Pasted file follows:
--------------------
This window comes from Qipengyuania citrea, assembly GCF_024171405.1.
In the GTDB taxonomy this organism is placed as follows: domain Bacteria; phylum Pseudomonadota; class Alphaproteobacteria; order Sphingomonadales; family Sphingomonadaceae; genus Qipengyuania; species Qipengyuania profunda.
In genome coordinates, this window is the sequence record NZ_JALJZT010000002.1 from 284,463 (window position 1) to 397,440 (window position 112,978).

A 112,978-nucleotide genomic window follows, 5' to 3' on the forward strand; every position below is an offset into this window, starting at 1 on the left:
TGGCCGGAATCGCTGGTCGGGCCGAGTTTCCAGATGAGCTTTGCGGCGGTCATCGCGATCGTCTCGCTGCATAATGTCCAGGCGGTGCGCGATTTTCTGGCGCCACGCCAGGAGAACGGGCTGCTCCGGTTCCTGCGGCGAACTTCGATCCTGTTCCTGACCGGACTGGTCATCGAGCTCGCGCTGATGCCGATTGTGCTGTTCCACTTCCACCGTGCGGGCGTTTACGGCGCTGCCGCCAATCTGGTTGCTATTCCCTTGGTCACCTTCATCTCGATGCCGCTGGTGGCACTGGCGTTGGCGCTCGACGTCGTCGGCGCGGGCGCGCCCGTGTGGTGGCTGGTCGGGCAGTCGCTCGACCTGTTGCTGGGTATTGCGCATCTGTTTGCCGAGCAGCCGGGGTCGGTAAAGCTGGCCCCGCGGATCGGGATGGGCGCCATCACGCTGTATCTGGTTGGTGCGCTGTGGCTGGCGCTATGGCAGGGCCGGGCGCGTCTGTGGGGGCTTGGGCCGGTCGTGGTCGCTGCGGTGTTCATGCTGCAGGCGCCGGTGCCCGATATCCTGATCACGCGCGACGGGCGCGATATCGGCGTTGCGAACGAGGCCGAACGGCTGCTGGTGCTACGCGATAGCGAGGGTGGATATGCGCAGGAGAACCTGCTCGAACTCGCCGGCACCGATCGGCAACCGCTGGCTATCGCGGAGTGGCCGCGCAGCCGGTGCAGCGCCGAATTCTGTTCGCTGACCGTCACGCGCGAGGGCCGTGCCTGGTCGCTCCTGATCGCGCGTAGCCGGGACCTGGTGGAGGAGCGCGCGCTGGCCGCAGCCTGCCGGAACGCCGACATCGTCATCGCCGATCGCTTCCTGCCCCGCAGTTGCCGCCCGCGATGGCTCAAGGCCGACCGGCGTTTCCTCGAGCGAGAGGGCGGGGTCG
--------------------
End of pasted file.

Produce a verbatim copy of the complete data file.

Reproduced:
This window comes from Qipengyuania citrea, assembly GCF_024171405.1.
In the GTDB taxonomy this organism is placed as follows: domain Bacteria; phylum Pseudomonadota; class Alphaproteobacteria; order Sphingomonadales; family Sphingomonadaceae; genus Qipengyuania; species Qipengyuania profunda.
In genome coordinates, this window is the sequence record NZ_JALJZT010000002.1 from 284,463 (window position 1) to 397,440 (window position 112,978).

A 112,978-nucleotide genomic window follows, 5' to 3' on the forward strand; every position below is an offset into this window, starting at 1 on the left:
TGGCCGGAATCGCTGGTCGGGCCGAGTTTCCAGATGAGCTTTGCGGCGGTCATCGCGATCGTCTCGCTGCATAATGTCCAGGCGGTGCGCGATTTTCTGGCGCCACGCCAGGAGAACGGGCTGCTCCGGTTCCTGCGGCGAACTTCGATCCTGTTCCTGACCGGACTGGTCATCGAGCTCGCGCTGATGCCGATTGTGCTGTTCCACTTCCACCGTGCGGGCGTTTACGGCGCTGCCGCCAATCTGGTTGCTATTCCCTTGGTCACCTTCATCTCGATGCCGCTGGTGGCACTGGCGTTGGCGCTCGACGTCGTCGGCGCGGGCGCGCCCGTGTGGTGGCTGGTCGGGCAGTCGCTCGACCTGTTGCTGGGTATTGCGCATCTGTTTGCCGAGCAGCCGGGGTCGGTAAAGCTGGCCCCGCGGATCGGGATGGGCGCCATCACGCTGTATCTGGTTGGTGCGCTGTGGCTGGCGCTATGGCAGGGCCGGGCGCGTCTGTGGGGGCTTGGGCCGGTCGTGGTCGCTGCGGTGTTCATGCTGCAGGCGCCGGTGCCCGATATCCTGATCACGCGCGACGGGCGCGATATCGGCGTTGCGAACGAGGCCGAACGGCTGCTGGTGCTACGCGATAGCGAGGGTGGATATGCGCAGGAGAACCTGCTCGAACTCGCCGGCACCGATCGGCAACCGCTGGCTATCGCGGAGTGGCCGCGCAGCCGGTGCAGCGCCGAATTCTGTTCGCTGACCGTCACGCGCGAGGGCCGTGCCTGGTCGCTCCTGATCGCGCGTAGCCGGGACCTGGTGGAGGAGCGCGCGCTGGCCGCAGCCTGCCGGAACGCCGACATCGTCATCGCCGATCGCTTCCTGCCCCGCAGTTGCCGCCCGCGATGGCTCAAGGCCGACCGGCGTTTCCTCGAGCGAGAGGGCGGGGTCG